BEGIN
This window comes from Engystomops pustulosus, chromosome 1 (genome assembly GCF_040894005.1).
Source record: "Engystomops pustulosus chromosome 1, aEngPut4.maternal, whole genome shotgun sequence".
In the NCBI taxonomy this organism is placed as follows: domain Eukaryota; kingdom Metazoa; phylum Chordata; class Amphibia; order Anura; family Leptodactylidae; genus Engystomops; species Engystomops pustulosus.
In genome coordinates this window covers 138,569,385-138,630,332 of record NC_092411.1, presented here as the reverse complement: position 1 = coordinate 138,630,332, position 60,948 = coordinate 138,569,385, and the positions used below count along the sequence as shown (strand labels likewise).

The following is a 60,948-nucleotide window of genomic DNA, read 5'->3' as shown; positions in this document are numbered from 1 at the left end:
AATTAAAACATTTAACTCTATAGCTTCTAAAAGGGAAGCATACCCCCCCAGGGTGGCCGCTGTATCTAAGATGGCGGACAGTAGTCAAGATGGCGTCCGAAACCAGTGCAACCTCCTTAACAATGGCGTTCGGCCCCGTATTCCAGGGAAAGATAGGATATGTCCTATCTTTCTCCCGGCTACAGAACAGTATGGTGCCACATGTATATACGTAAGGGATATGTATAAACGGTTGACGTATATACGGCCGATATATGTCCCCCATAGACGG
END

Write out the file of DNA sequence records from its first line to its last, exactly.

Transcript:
This window comes from Engystomops pustulosus, chromosome 1 (genome assembly GCF_040894005.1).
Source record: "Engystomops pustulosus chromosome 1, aEngPut4.maternal, whole genome shotgun sequence".
In the NCBI taxonomy this organism is placed as follows: domain Eukaryota; kingdom Metazoa; phylum Chordata; class Amphibia; order Anura; family Leptodactylidae; genus Engystomops; species Engystomops pustulosus.
In genome coordinates this window covers 138,569,385-138,630,332 of record NC_092411.1, presented here as the reverse complement: position 1 = coordinate 138,630,332, position 60,948 = coordinate 138,569,385, and the positions used below count along the sequence as shown (strand labels likewise).

The following is a 60,948-nucleotide window of genomic DNA, read 5'->3' as shown; positions in this document are numbered from 1 at the left end:
AATTAAAACATTTAACTCTATAGCTTCTAAAAGGGAAGCATACCCCCCCAGGGTGGCCGCTGTATCTAAGATGGCGGACAGTAGTCAAGATGGCGTCCGAAACCAGTGCAACCTCCTTAACAATGGCGTTCGGCCCCGTATTCCAGGGAAAGATAGGATATGTCCTATCTTTCTCCCGGCTACAGAACAGTATGGTGCCACATGTATATACGTAAGGGATATGTATAAACGGTTGACGTATATACGGCCGATATATGTCCCCCATAGACGG